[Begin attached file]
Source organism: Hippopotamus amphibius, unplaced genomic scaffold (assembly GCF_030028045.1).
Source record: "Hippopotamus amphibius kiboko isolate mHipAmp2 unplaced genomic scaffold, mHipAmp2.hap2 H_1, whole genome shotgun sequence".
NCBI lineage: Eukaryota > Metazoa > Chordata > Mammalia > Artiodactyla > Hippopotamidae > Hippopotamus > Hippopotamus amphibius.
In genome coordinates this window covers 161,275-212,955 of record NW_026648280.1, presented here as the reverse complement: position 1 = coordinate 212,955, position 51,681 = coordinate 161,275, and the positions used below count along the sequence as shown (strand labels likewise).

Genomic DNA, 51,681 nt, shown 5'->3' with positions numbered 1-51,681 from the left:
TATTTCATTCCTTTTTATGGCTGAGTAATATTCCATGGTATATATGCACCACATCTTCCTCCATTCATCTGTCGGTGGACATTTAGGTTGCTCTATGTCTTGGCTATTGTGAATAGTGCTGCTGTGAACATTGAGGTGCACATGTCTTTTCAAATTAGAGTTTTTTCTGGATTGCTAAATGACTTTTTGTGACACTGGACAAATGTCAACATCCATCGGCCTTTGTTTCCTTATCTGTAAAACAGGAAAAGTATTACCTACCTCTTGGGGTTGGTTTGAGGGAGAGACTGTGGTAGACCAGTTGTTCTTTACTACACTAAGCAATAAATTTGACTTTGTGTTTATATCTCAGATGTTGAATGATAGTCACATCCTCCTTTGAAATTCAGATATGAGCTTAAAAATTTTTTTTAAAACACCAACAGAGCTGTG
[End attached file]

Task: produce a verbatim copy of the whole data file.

Source organism: Hippopotamus amphibius, unplaced genomic scaffold (assembly GCF_030028045.1).
Source record: "Hippopotamus amphibius kiboko isolate mHipAmp2 unplaced genomic scaffold, mHipAmp2.hap2 H_1, whole genome shotgun sequence".
NCBI lineage: Eukaryota > Metazoa > Chordata > Mammalia > Artiodactyla > Hippopotamidae > Hippopotamus > Hippopotamus amphibius.
In genome coordinates this window covers 161,275-212,955 of record NW_026648280.1, presented here as the reverse complement: position 1 = coordinate 212,955, position 51,681 = coordinate 161,275, and the positions used below count along the sequence as shown (strand labels likewise).

Genomic DNA, 51,681 nt, shown 5'->3' with positions numbered 1-51,681 from the left:
TATTTCATTCCTTTTTATGGCTGAGTAATATTCCATGGTATATATGCACCACATCTTCCTCCATTCATCTGTCGGTGGACATTTAGGTTGCTCTATGTCTTGGCTATTGTGAATAGTGCTGCTGTGAACATTGAGGTGCACATGTCTTTTCAAATTAGAGTTTTTTCTGGATTGCTAAATGACTTTTTGTGACACTGGACAAATGTCAACATCCATCGGCCTTTGTTTCCTTATCTGTAAAACAGGAAAAGTATTACCTACCTCTTGGGGTTGGTTTGAGGGAGAGACTGTGGTAGACCAGTTGTTCTTTACTACACTAAGCAATAAATTTGACTTTGTGTTTATATCTCAGATGTTGAATGATAGTCACATCCTCCTTTGAAATTCAGATATGAGCTTAAAAATTTTTTTTAAAACACCAACAGAGCTGTG